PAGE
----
Josh Marshall wrote:
Finally, only a few months ago, I purged a decent chunk of my collection. And most are now in storage. But in our living room we have two big inset shelves where I keep all the books I feel like I need or want ready at hand. And last night, sitting in front of them, I had this dark epiphany. How much longer are these things going to be around? Not my books, though maybe them too. But just books. Physical, paper books. The few hundred or so I was looking at suddenly seemed like they were taking up an awful lot of space, like the whole business could dealt with a lot more cleanly and efficiently, if at some moral loss.
I’ve never been one to predict the death of paper books. I’ve experienced the same thing he has, though.
When I actually tried the Rocket eBook, I soon found myself reading it more than paper books. When I actually tried reading books on my Palm, likewise. I recently bought electronic copies for Stanza of most of the books that had been piling up on my nightstand and returned the paper copies to their owners. If I was OK with reading on the screen of my Palm V, how could I not be OK with the iPhone’s screen?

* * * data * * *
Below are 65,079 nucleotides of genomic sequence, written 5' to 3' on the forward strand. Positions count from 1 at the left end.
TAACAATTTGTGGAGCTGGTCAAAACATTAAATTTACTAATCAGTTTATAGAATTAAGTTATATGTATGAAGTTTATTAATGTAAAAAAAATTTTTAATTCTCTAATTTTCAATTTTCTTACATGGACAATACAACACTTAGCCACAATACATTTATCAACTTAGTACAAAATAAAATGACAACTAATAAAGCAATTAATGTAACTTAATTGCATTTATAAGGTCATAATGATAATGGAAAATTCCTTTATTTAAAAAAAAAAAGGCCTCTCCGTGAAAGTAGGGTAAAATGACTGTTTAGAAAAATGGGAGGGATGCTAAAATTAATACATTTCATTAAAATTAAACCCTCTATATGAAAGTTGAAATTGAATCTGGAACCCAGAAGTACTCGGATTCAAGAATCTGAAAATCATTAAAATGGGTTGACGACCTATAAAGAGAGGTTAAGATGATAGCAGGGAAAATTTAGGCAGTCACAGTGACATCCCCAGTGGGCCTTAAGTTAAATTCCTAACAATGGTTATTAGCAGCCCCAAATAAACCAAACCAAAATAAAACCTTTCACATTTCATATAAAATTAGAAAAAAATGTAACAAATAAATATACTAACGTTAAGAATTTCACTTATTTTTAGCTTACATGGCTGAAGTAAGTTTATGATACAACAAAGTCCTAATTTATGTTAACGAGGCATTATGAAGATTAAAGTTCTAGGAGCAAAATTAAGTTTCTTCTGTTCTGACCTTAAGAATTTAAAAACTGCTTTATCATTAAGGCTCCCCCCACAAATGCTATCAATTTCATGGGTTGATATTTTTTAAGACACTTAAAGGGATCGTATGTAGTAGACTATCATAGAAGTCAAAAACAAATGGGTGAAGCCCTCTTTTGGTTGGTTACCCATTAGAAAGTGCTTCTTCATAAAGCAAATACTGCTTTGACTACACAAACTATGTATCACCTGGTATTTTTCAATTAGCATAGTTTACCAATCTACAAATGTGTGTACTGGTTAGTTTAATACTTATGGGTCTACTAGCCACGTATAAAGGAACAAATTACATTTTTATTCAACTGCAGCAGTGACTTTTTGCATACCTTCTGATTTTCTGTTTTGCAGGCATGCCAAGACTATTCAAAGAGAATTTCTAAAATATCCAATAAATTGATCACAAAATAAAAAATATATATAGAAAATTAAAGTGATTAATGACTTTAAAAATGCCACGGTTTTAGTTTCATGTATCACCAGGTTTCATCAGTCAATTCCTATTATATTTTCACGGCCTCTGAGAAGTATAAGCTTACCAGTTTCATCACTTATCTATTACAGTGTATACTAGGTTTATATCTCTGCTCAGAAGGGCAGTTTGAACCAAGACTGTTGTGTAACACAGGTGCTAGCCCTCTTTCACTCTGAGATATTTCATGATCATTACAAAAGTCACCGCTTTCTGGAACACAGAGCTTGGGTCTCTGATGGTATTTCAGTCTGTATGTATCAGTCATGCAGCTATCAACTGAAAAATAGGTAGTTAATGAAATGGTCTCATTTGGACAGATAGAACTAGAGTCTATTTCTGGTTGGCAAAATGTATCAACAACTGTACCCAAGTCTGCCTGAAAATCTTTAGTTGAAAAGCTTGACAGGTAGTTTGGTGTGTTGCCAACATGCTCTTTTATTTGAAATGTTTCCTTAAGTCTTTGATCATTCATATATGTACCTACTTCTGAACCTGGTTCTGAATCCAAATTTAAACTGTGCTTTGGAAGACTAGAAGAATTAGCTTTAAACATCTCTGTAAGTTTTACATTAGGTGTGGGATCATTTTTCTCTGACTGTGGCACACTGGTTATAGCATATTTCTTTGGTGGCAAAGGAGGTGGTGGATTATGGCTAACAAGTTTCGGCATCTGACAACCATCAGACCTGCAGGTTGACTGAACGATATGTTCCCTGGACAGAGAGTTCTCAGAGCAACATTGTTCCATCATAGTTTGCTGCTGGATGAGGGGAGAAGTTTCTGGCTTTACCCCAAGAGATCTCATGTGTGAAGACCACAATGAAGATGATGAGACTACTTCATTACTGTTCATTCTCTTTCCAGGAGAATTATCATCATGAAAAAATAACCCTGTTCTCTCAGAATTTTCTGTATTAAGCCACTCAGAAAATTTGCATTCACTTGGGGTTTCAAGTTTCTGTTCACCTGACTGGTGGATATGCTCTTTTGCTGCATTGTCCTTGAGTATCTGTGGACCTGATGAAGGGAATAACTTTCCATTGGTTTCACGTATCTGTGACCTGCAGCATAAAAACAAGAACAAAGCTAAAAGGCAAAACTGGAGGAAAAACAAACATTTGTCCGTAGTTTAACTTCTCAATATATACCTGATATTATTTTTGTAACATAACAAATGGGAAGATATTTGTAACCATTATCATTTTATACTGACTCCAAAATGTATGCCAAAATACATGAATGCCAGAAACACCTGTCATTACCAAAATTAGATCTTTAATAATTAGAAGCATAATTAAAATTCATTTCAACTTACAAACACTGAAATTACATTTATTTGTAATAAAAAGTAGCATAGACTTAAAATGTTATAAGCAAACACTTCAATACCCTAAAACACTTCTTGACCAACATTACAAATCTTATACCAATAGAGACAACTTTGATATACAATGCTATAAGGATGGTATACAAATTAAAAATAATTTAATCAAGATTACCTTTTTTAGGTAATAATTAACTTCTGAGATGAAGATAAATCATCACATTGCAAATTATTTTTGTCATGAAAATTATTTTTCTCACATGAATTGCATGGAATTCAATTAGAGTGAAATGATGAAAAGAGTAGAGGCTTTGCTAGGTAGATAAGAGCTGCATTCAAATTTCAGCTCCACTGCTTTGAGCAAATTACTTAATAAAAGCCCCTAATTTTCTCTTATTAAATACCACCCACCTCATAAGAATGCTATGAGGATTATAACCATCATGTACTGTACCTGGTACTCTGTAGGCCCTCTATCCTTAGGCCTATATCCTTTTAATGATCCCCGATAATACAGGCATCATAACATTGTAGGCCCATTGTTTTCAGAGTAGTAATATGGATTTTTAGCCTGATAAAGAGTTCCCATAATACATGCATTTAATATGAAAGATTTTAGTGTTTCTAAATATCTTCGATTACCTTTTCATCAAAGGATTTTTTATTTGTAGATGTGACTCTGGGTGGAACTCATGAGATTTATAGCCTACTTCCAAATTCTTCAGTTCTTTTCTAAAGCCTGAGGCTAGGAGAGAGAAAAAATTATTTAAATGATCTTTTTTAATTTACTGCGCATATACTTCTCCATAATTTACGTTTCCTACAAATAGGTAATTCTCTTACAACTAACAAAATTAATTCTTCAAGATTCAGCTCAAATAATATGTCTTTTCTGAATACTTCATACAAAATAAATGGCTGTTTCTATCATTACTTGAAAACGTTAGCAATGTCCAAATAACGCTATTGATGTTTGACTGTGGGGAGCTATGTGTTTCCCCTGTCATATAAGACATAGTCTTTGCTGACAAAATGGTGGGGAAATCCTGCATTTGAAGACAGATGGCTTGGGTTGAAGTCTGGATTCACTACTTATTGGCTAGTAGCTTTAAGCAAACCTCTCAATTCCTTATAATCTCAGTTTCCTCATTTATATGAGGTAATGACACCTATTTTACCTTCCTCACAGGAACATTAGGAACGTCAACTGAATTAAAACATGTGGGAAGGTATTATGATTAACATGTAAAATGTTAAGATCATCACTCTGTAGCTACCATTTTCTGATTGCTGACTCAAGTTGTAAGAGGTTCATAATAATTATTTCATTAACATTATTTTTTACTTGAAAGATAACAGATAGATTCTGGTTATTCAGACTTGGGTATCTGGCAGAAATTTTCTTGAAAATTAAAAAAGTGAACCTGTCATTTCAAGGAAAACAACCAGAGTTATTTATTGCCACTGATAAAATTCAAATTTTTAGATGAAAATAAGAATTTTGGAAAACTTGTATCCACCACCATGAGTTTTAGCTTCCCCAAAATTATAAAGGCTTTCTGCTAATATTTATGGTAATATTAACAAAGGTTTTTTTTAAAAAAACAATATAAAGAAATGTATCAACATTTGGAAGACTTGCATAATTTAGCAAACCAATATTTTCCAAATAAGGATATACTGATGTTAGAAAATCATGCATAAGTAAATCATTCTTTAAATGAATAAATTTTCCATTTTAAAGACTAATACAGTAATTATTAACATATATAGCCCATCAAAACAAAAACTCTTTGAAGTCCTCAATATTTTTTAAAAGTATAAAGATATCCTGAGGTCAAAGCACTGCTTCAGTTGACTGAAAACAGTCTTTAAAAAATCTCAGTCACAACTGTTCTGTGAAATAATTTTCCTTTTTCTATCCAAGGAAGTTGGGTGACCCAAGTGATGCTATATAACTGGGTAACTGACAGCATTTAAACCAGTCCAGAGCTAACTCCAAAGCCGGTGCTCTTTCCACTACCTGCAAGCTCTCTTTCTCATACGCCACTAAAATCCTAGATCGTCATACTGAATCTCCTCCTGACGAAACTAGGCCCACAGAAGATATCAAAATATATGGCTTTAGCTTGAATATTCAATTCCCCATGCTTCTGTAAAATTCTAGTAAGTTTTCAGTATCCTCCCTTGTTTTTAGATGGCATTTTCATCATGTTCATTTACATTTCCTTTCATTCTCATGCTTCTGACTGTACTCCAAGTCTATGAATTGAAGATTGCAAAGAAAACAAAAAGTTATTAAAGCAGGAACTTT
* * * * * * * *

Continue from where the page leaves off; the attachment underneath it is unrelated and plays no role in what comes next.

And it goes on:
No matter how much the “experts” pontificated about the deficiencies of all these devices for reading, none of their arguments has held up for me in practice.
Maybe p-books are doomed in the long run, but I expect they’ll always have a place in my home. Indeed, I’ve got a duplex printer and a saddle stapler because I enjoy making booklets from PDFs.
What I really want is all my books to be digital but with the equipment and the freedom to create hard-copies of those I want hard-copies of.